Recent climate model simulations (Ruosteenoja et al., 2003) indicate that by the 2010 to 2039 time slice, year-round temperatures across North America will be outside the range of present-day natural variability, based on 1000 year Atmosphere-Ocean General Circulation Model (AOGCM) simulations with either the CGCM2 or HadCM3 climate models. For most combinations of model, scenario, season and region, warming in the 2010 to 2039 time slice will be in the range of 1 to 3°C.
Late in the century, projected annual warming is likely to be 2 to 3°C across the western, southern, and eastern continental edges, but more than 5°C at high latitudes (Christensen et al., 2007: Section 184.108.40.206). The projected warming is greatest in winter at high latitudes and greatest in the summer in the southwest U.S. Warm extremes across North America are projected to become both more frequent and longer (Christensen et al., 2007: Section 220.127.116.11).
Annual-mean precipitation is projected to decrease in the south-west of the U.S. but increase over the rest of the continent (Christensen et al., 2007: Section 18.104.22.168). Increases in precipitation in Canada are projected to be in the range of +20% for the annual mean and +30% for the winter. Some studies project widespread increases in extreme precipitation (Christensen et al., 2007: Section 22.214.171.124), with greater risks of not only flooding from intense precipitation, but also droughts from greater temporal variability in precipitation. In general, projected changes in precipitation extremes are larger than changes in mean precipitation (Meehl et al., 2007: Section 10.3.6.1)
Future trends in hurricane frequency and intensity remain very uncertain. Experiments with climate models with sufficient resolution to depict some aspects of individual hurricanes tend to project some increases in both peak wind speeds and precipitation intensities (Meehl et al., 2007: Section 10.3.6.3). The pattern is clearer for extra-tropical storms, which are likely to become more intense, but perhaps less frequent, leading to increased extreme wave heights in the mid-latitudes (Meehl et al., 2007: Section 10.3.6.4).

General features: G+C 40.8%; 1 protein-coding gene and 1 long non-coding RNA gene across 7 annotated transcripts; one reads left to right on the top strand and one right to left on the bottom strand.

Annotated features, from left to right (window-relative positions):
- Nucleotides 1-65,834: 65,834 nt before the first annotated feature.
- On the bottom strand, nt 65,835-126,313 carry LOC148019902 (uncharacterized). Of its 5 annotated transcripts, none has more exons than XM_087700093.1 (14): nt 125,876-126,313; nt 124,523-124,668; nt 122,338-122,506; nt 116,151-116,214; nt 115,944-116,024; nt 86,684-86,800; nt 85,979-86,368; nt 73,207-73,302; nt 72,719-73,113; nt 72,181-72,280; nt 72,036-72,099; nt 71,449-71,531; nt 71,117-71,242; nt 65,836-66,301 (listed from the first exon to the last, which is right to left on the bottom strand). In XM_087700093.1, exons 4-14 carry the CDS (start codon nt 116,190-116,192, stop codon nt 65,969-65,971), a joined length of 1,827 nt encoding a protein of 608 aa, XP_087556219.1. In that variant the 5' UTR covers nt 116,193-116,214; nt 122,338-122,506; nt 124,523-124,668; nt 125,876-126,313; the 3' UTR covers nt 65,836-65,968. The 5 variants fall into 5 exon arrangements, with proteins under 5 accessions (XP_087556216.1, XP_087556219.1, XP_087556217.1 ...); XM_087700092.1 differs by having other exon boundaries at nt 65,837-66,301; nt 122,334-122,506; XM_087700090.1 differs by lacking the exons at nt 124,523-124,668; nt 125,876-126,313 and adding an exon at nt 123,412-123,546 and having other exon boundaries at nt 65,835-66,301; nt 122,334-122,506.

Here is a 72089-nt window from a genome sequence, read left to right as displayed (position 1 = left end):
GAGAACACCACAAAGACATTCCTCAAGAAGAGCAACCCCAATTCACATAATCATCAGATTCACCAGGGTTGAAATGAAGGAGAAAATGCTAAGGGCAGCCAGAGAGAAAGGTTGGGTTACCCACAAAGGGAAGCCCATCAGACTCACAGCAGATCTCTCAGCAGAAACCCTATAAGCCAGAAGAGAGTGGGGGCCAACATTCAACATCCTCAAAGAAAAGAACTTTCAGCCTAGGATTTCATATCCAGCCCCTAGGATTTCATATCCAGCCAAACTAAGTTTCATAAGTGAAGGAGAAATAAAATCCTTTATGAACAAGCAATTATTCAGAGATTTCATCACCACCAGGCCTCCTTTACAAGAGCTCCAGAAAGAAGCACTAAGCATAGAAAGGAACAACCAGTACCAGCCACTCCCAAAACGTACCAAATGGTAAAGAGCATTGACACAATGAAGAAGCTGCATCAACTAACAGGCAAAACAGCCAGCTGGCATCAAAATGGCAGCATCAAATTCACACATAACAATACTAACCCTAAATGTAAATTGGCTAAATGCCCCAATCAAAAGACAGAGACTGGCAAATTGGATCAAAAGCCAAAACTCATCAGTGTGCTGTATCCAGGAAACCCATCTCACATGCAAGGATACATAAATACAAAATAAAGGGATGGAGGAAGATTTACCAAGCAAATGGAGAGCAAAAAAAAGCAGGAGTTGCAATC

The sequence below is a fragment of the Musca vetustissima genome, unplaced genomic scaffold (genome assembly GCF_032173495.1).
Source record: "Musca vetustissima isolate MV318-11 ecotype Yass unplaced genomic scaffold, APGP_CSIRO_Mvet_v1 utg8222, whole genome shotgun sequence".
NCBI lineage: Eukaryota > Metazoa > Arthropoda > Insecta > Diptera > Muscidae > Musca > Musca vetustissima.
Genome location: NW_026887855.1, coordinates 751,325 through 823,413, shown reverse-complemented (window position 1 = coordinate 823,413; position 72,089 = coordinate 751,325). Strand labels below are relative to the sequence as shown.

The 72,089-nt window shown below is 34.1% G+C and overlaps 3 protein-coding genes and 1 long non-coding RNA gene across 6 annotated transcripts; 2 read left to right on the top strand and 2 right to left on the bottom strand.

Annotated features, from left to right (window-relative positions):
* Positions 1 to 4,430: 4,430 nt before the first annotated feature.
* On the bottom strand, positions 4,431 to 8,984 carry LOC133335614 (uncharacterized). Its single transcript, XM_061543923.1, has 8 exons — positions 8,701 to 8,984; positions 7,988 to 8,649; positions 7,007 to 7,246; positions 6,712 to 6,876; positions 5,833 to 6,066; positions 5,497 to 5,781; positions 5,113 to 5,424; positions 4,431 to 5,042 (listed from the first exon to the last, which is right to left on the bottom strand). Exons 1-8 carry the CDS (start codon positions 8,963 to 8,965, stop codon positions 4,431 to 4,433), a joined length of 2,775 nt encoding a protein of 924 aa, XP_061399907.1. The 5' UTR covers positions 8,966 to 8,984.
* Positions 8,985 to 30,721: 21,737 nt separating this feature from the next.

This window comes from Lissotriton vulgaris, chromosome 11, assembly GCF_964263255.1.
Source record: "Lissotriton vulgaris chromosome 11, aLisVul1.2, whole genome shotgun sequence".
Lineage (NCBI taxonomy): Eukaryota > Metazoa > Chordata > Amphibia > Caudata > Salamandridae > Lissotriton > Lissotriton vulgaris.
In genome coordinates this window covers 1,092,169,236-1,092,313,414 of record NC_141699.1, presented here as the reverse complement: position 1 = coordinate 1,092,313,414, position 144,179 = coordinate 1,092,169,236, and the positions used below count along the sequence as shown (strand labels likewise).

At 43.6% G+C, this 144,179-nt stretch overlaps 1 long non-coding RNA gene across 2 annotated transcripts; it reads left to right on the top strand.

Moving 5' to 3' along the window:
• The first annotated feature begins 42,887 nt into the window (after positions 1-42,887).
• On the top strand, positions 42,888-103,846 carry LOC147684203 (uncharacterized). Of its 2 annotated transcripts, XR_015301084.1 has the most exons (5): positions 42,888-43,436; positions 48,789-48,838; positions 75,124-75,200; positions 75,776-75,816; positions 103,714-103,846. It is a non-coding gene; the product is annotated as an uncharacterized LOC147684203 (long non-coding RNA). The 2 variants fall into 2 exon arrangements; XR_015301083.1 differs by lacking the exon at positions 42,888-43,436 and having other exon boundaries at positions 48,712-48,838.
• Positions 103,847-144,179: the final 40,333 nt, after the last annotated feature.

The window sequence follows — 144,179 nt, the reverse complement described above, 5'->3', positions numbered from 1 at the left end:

El Niño events are associated with increased precipitation and severe storms in some regions, such as the south-east U.S., and higher precipitation in the Great Basin of the western U.S., but warmer temperatures and decreased precipitation in other areas such as the Pacific Northwest, western Canada, and parts of Alaska (Ropelewski and Halpert, 1986; Shabbar et al., 1997). Recent analyses indicate no consistent future trends in El Niño amplitude or frequency (Meehl et al., 2007: Section 10.3.5.4).
14.3.2 Social, economic, and institutional context
Canada and the U.S. have developed economies with per capita gross domestic product (GDP) in 2005 of US$31,572 and US$37,371, respectively (UNECE, 2005a,b). Future population growth is likely to be dominated by immigration (Campbell, 1996). Interests of indigenous peoples are important in both Canada and the U.S., especially in relation to questions of land management. With ageing populations, the costs of health care are likely to climb over several decades (Burleton, 2002).
Major parts of the economies of Canada and the U.S. are directly sensitive to climate, including the massive agricultural (2005 value US$316 billion) (Economic Research Service, 2006; Statistics Canada, 2006), transportation (2004 value US$510 billion) (Bureau of Transportation Statistics, 2006; Industry Canada, 2006) and tourism sectors (see Section 14.2.4, 14.2.7 and 14.2.8). Although many activities have limited direct sensitivity to climate (Nordhaus, 2006), the potential realm of climate-sensitive activities expands with increasing evidence that storms, floods, or droughts increase in frequency or intensity with climate change (Christensen et al., 2007: Section 126.96.36.199 and Meehl et al., 2007: Sections 10.3.6.1 and 10.3.6.2).
The economies of Canada and the U.S. have large private and public sectors, with strong emphasis on free market mechanisms and the philosophy of private ownership. If strong trends toward globalisation in the last several decades continue through the 21st century, it is likely that the means of production, markets, and ownership will be predominantly international, with policies and governance increasingly designed for the international marketplace (Stiglitz, 2002).
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